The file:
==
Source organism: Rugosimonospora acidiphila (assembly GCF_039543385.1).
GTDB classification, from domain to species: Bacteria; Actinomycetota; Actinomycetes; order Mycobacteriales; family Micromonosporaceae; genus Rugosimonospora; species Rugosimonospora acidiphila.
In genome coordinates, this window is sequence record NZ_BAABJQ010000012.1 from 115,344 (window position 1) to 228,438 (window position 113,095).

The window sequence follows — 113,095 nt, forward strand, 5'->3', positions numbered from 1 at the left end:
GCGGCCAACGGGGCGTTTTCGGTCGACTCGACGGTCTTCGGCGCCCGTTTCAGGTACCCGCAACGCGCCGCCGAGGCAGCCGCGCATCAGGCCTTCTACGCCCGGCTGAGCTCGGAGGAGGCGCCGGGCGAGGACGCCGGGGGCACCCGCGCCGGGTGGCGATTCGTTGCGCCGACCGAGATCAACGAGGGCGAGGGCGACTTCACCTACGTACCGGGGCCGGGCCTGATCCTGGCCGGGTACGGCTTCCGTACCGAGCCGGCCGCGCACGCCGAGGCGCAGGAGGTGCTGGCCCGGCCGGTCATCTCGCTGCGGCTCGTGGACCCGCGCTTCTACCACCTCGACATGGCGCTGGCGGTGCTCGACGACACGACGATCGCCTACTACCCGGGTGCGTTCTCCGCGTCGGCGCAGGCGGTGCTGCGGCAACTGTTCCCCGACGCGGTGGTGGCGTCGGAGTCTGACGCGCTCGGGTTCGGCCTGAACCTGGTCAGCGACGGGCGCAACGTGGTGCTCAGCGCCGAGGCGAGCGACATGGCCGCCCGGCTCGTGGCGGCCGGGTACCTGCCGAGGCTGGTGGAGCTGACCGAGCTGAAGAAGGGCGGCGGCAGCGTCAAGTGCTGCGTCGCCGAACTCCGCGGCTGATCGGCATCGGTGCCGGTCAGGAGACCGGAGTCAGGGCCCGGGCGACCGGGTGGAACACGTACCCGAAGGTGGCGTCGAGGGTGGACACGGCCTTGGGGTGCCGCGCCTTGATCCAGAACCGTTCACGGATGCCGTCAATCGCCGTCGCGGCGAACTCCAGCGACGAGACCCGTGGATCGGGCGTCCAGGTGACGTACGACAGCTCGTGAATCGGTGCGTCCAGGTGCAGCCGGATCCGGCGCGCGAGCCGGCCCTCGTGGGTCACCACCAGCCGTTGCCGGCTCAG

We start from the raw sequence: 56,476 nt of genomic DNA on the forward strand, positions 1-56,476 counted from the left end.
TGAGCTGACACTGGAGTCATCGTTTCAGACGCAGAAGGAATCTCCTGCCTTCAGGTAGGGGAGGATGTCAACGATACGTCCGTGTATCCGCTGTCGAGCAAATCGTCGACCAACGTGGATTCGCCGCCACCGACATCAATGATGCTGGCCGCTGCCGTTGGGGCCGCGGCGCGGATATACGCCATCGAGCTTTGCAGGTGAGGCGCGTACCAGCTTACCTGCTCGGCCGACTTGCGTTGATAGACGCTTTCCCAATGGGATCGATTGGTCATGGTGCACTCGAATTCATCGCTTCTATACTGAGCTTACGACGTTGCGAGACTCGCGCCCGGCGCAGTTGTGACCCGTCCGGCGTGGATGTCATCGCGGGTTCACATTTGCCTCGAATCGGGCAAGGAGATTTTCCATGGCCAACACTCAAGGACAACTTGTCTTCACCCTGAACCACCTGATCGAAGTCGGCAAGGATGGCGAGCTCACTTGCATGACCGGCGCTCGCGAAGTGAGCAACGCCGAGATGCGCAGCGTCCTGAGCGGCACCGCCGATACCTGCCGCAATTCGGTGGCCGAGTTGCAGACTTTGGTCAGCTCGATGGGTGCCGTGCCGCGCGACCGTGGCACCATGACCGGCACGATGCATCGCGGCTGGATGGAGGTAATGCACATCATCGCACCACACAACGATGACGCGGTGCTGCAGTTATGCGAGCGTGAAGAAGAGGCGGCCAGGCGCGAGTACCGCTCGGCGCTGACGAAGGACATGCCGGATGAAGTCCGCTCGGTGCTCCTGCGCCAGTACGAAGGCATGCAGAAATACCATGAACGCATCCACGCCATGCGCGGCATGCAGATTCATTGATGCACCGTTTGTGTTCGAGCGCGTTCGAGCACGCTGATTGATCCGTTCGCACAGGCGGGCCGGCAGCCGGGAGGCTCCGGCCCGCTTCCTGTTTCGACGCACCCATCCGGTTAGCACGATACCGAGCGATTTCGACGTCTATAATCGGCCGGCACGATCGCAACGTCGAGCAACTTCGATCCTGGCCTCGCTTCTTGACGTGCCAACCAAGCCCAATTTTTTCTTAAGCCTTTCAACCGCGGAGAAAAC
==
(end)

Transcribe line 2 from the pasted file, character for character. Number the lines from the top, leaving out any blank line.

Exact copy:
GTDB classification, from domain to species: Bacteria; Actinomycetota; Actinomycetes; order Mycobacteriales; family Micromonosporaceae; genus Rugosimonospora; species Rugosimonospora acidiphila.